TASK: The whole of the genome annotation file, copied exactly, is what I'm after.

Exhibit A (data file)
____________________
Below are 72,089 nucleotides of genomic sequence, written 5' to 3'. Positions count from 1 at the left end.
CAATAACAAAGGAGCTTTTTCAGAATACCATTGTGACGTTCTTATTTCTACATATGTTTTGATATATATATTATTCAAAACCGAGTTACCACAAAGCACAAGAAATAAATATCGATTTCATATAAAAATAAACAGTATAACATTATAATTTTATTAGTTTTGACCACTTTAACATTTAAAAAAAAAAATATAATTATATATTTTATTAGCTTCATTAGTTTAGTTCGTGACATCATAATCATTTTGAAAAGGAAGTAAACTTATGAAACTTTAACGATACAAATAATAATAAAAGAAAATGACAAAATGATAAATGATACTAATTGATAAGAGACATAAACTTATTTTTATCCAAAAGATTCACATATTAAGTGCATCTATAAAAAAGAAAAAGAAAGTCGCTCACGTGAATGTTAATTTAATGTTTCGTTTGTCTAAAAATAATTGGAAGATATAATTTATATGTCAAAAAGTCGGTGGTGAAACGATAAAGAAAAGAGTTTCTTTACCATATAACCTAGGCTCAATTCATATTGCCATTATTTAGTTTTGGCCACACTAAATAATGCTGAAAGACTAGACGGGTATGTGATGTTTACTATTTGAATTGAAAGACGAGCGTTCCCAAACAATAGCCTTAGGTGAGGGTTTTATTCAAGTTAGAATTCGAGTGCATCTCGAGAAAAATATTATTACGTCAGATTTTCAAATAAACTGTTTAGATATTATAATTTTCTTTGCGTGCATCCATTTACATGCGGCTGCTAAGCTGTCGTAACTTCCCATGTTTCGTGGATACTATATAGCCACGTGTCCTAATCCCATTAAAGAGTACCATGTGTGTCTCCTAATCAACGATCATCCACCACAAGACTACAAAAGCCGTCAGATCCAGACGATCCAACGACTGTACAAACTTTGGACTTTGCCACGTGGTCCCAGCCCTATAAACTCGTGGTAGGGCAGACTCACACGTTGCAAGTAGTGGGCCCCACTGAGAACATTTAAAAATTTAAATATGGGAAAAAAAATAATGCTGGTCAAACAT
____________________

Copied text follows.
Below are 72,089 nucleotides of genomic sequence, written 5' to 3'. Positions count from 1 at the left end.
CAATAACAAAGGAGCTTTTTCAGAATACCATTGTGACGTTCTTATTTCTACATATGTTTTGATATATATATTATTCAAAACCGAGTTACCACAAAGCACAAGAAATAAATATCGATTTCATATAAAAATAAACAGTATAACATTATAATTTTATTAGTTTTGACCACTTTAACATTTAAAAAAAAAAATATAATTATATATTTTATTAGCTTCATTAGTTTAGTTCGTGACATCATAATCATTTTGAAAAGGAAGTAAACTTATGAAACTTTAACGATACAAATAATAATAAAAGAAAATGACAAAATGATAAATGATACTAATTGATAAGAGACATAAACTTATTTTTATCCAAAAGATTCACATATTAAGTGCATCTATAAAAAAGAAAAAGAAAGTCGCTCACGTGAATGTTAATTTAATGTTTCGTTTGTCTAAAAATAATTGGAAGATATAATTTATATGTCAAAAAGTCGGTGGTGAAACGATAAAGAAAAGAGTTTCTTTACCATATAACCTAGGCTCAATTCATATTGCCATTATTTAGTTTTGGCCACACTAAATAATGCTGAAAGACTAGACGGGTATGTGATGTTTACTATTTGAATTGAAAGACGAGCGTTCCCAAACAATAGCCTTAGGTGAGGGTTTTATTCAAGTTAGAATTCGAGTGCATCTCGAGAAAAATATTATTACGTCAGATTTTCAAATAAACTGTTTAGATATTATAATTTTCTTTGCGTGCATCCATTTACATGCGGCTGCTAAGCTGTCGTAACTTCCCATGTTTCGTGGATACTATATAGCCACGTGTCCTAATCCCATTAAAGAGTACCATGTGTGTCTCCTAATCAACGATCATCCACCACAAGACTACAAAAGCCGTCAGATCCAGACGATCCAACGACTGTACAAACTTTGGACTTTGCCACGTGGTCCCAGCCCTATAAACTCGTGGTAGGGCAGACTCACACGTTGCAAGTAGTGGGCCCCACTGAGAACATTTAAAAATTTAAATATGGGAAAAAAAATAATGCTGGTCAAACAT